Ashwagandha use can result in drowsiness for some people. 31Turmeric may interact with medications such as blood thinners, antidepressants, antibiotics, antihistamines, cardiac medicines, and certain chemotherapy products. Additionally, it may cause certain diabetic drugs to not work as intended resulting in dangerously low blood sugar levels.
Ashwagandha Root vs Turmeric; A Comparison of Potential Side Effects

These side effects above are just the common research and medical findings when using Ashwagandha Root and Turmeric. So remember, before using these you should consult your doctor to discuss your general health and any existing ailments you may have.

There are considerations to keep in mind, and often, the frequently asked questions we get around these two provide us with more perspectives to consider. Below are a few of the more relevant questions we wanted to share with you.

You may also wish to consider how turmeric and ginger stack up. Previously we ventured into the fennel seed vs ginger discussion, which is well worth taking a look at too.

FAQs

Can Ashwagandha and Turmeric taken together?

Absolutely. Ashwagandha and turmeric can be combined and consumed together. These two herbs complement each other’s health benefits, potentially enhancing each other’s effects on reducing inflammation, combating stress, and supporting the immune system. However, for your safety, consult your doctor when starting to take them.

Who shouldn’t take Ashwagandha and why?

Pregnant and breastfeeding women are advised not to take ashwagandha for the safety of the baby. Individuals with autoimmune diseases, such as rheumatoid arthritis, lupus, and Hashimoto’s thyroiditis, might want to avoid it since Ashwagandha could cause the immune system to become more active.

What happens to your body when you take Turmeric?

When you take turmeric, numerous positive reactions occur in your body. Curcumin, the primary component of turmeric, contains potent antioxidant and anti-inflammatory qualities.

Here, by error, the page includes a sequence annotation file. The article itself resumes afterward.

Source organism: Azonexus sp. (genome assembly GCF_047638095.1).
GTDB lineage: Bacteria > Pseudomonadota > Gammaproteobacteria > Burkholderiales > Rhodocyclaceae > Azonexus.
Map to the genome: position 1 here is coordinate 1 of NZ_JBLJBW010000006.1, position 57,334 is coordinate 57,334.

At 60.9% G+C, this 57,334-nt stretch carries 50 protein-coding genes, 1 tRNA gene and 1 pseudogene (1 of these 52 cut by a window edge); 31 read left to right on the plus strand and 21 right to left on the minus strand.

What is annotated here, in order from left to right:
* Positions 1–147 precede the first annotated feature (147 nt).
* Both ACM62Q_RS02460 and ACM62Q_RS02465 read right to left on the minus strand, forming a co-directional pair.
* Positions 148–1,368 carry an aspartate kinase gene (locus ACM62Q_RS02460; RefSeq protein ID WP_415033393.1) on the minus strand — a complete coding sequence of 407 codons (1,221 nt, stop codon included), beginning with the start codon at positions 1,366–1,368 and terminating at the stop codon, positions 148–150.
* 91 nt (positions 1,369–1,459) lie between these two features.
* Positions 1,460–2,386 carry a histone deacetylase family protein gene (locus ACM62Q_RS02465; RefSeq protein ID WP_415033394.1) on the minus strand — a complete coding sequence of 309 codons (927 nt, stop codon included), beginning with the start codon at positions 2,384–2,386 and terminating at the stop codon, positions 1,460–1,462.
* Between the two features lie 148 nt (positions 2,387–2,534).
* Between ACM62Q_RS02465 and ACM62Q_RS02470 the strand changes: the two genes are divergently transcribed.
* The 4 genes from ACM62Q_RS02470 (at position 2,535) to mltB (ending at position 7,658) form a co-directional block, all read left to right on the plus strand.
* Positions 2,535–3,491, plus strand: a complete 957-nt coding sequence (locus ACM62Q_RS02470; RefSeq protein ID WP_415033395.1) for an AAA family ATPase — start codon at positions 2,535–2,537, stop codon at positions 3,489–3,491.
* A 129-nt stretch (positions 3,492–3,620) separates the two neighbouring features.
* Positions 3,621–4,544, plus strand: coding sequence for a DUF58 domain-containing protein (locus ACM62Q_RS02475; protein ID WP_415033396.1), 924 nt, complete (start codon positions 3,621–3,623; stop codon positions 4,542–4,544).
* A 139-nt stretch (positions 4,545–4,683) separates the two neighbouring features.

This means it can help fight inflammation in your body, reduce pain related to arthritis, and protect against oxidative stress. Turmeric also supports brain health, improves digestion, and enhances the body’s ability to ward off various diseases due to its immune-boosting properties.

What organ does Turmeric affect?

Although turmeric is generally a healthy spice, taking too much of it may have negative effects, such as the development of kidney stones and liver.

How much Turmeric per day is safe?

Turmeric is generally considered safe when consumed in the amounts commonly found in food. However, when taking Turmeric supplements, adults can safely consume up to 8 grams or 500–2,000 milligrams of Turmeric per day without experiencing significant side effects.

Conclusion

It’s become evident as we’ve explored the powerful advantages of ashwagandha root vs turmeric that these natural powerhouses are allies in promoting gut health. Their amazing healing abilities open the door to wellness by internally balancing our bodies.

Now, we’d like to know what you think! Join the ashwagandha root vs turmeric discussion on our Instagram and Pinterest, share your stories, and let’s explore the world of holistic health and vitality more thoroughly together!

References

  1. “Ashwagandha” – G. Engels, J. Brinckmann, Last checked 17 October 2023 [American Botanical Council] [Archive] ↩︎
  2. “Health Benefits of Ashwagandha” – WebMD Editorial Contributors, Last checked 17 October 2023 [WebMD] [Archive] ↩︎
  3. “Turmeric” – NIH Staff, Last checked 17 October 2023 [National Center for Complementary and Integrative Health] [Archive] ↩︎
  4. “Antiparasitic properties of curcumin: A review” – K. Cheraghipour, A. Marzban, B. Ezatpour, S. Khanizadeh, K. Koshki, 25 December 2018 [AIMSS Press] [Archive] ↩︎
  5. “How Do You Get Rid of Tapeworms Naturally?” – P. Sachdey, Last checked 17 October 2023 [Medicine Net] [Archive] ↩︎
  6. “Giardiasis Medication” – H. Nazer, 30 January 2023 [Medscape] [Archive] ↩︎
  7. “Curcumin Attenuates the Pathogenicity of Entamoeba histolytica by Regulating the Expression of Virulence Factors in an Ex-Vivo Model Infection” – I. Castañeda, P. Rosales, N. Delgado, J. Hernandez, S. Pozos, A. Rangel, A. Romero, 15 August 2019 [PubMed Central] [Archive] ↩︎